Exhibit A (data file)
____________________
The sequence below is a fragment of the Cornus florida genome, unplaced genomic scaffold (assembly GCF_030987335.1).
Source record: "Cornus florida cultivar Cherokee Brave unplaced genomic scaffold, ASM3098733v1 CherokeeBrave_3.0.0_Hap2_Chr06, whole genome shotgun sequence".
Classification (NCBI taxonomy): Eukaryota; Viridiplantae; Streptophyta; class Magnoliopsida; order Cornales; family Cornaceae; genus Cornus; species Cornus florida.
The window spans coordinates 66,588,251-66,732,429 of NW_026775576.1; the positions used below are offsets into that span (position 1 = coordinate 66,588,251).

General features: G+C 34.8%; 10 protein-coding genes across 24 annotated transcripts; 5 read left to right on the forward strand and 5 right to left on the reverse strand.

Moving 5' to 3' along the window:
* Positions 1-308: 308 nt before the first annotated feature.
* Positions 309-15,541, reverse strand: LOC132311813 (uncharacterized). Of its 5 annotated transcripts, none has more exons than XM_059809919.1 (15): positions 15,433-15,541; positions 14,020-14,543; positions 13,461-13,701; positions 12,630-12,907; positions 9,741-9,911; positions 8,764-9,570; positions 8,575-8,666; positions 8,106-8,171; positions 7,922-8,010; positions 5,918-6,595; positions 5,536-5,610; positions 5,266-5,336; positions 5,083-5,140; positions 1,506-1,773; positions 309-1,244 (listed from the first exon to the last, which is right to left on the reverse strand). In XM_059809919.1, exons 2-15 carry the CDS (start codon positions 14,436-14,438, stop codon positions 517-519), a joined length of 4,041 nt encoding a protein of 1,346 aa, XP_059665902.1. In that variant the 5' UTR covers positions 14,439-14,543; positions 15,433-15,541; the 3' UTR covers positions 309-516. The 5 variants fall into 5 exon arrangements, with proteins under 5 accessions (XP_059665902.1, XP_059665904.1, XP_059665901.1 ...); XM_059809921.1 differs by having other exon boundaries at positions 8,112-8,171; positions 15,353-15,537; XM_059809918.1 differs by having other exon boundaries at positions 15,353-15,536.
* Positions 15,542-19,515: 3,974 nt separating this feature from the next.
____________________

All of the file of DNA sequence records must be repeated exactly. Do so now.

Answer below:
The sequence below is a fragment of the Cornus florida genome, unplaced genomic scaffold (assembly GCF_030987335.1).
Source record: "Cornus florida cultivar Cherokee Brave unplaced genomic scaffold, ASM3098733v1 CherokeeBrave_3.0.0_Hap2_Chr06, whole genome shotgun sequence".
Classification (NCBI taxonomy): Eukaryota; Viridiplantae; Streptophyta; class Magnoliopsida; order Cornales; family Cornaceae; genus Cornus; species Cornus florida.
The window spans coordinates 66,588,251-66,732,429 of NW_026775576.1; the positions used below are offsets into that span (position 1 = coordinate 66,588,251).

General features: G+C 34.8%; 10 protein-coding genes across 24 annotated transcripts; 5 read left to right on the forward strand and 5 right to left on the reverse strand.

Moving 5' to 3' along the window:
* Positions 1-308: 308 nt before the first annotated feature.
* Positions 309-15,541, reverse strand: LOC132311813 (uncharacterized). Of its 5 annotated transcripts, none has more exons than XM_059809919.1 (15): positions 15,433-15,541; positions 14,020-14,543; positions 13,461-13,701; positions 12,630-12,907; positions 9,741-9,911; positions 8,764-9,570; positions 8,575-8,666; positions 8,106-8,171; positions 7,922-8,010; positions 5,918-6,595; positions 5,536-5,610; positions 5,266-5,336; positions 5,083-5,140; positions 1,506-1,773; positions 309-1,244 (listed from the first exon to the last, which is right to left on the reverse strand). In XM_059809919.1, exons 2-15 carry the CDS (start codon positions 14,436-14,438, stop codon positions 517-519), a joined length of 4,041 nt encoding a protein of 1,346 aa, XP_059665902.1. In that variant the 5' UTR covers positions 14,439-14,543; positions 15,433-15,541; the 3' UTR covers positions 309-516. The 5 variants fall into 5 exon arrangements, with proteins under 5 accessions (XP_059665902.1, XP_059665904.1, XP_059665901.1 ...); XM_059809921.1 differs by having other exon boundaries at positions 8,112-8,171; positions 15,353-15,537; XM_059809918.1 differs by having other exon boundaries at positions 15,353-15,536.
* Positions 15,542-19,515: 3,974 nt separating this feature from the next.